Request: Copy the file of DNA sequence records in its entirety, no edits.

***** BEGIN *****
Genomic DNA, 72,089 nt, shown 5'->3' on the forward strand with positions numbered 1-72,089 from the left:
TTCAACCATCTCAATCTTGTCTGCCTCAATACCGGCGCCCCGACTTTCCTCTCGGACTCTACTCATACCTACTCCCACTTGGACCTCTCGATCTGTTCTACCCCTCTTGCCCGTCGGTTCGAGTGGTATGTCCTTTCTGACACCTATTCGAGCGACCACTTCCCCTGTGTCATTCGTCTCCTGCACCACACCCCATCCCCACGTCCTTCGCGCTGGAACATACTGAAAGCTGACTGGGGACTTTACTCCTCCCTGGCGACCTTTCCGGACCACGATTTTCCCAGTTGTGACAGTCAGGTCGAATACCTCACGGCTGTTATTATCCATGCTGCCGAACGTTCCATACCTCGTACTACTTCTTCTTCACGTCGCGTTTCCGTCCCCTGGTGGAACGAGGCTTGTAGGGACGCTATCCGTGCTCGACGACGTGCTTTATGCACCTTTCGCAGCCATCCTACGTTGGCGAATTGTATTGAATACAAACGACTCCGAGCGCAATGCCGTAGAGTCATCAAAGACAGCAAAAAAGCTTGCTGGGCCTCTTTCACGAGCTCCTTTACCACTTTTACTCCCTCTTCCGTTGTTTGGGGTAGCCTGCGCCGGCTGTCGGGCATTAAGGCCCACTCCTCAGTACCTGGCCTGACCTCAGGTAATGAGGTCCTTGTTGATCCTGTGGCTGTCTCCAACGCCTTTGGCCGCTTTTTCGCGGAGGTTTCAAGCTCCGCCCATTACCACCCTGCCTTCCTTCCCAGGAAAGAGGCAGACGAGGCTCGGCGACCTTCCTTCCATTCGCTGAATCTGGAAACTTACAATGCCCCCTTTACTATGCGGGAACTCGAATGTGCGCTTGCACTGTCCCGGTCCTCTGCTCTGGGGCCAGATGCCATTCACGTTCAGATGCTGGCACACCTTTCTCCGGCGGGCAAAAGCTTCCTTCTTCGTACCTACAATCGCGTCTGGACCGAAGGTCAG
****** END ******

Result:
Genomic DNA, 72,089 nt, shown 5'->3' on the forward strand with positions numbered 1-72,089 from the left:
TTCAACCATCTCAATCTTGTCTGCCTCAATACCGGCGCCCCGACTTTCCTCTCGGACTCTACTCATACCTACTCCCACTTGGACCTCTCGATCTGTTCTACCCCTCTTGCCCGTCGGTTCGAGTGGTATGTCCTTTCTGACACCTATTCGAGCGACCACTTCCCCTGTGTCATTCGTCTCCTGCACCACACCCCATCCCCACGTCCTTCGCGCTGGAACATACTGAAAGCTGACTGGGGACTTTACTCCTCCCTGGCGACCTTTCCGGACCACGATTTTCCCAGTTGTGACAGTCAGGTCGAATACCTCACGGCTGTTATTATCCATGCTGCCGAACGTTCCATACCTCGTACTACTTCTTCTTCACGTCGCGTTTCCGTCCCCTGGTGGAACGAGGCTTGTAGGGACGCTATCCGTGCTCGACGACGTGCTTTATGCACCTTTCGCAGCCATCCTACGTTGGCGAATTGTATTGAATACAAACGACTCCGAGCGCAATGCCGTAGAGTCATCAAAGACAGCAAAAAAGCTTGCTGGGCCTCTTTCACGAGCTCCTTTACCACTTTTACTCCCTCTTCCGTTGTTTGGGGTAGCCTGCGCCGGCTGTCGGGCATTAAGGCCCACTCCTCAGTACCTGGCCTGACCTCAGGTAATGAGGTCCTTGTTGATCCTGTGGCTGTCTCCAACGCCTTTGGCCGCTTTTTCGCGGAGGTTTCAAGCTCCGCCCATTACCACCCTGCCTTCCTTCCCAGGAAAGAGGCAGACGAGGCTCGGCGACCTTCCTTCCATTCGCTGAATCTGGAAACTTACAATGCCCCCTTTACTATGCGGGAACTCGAATGTGCGCTTGCACTGTCCCGGTCCTCTGCTCTGGGGCCAGATGCCATTCACGTTCAGATGCTGGCACACCTTTCTCCGGCGGGCAAAAGCTTCCTTCTTCGTACCTACAATCGCGTCTGGACCGAAGGTCAG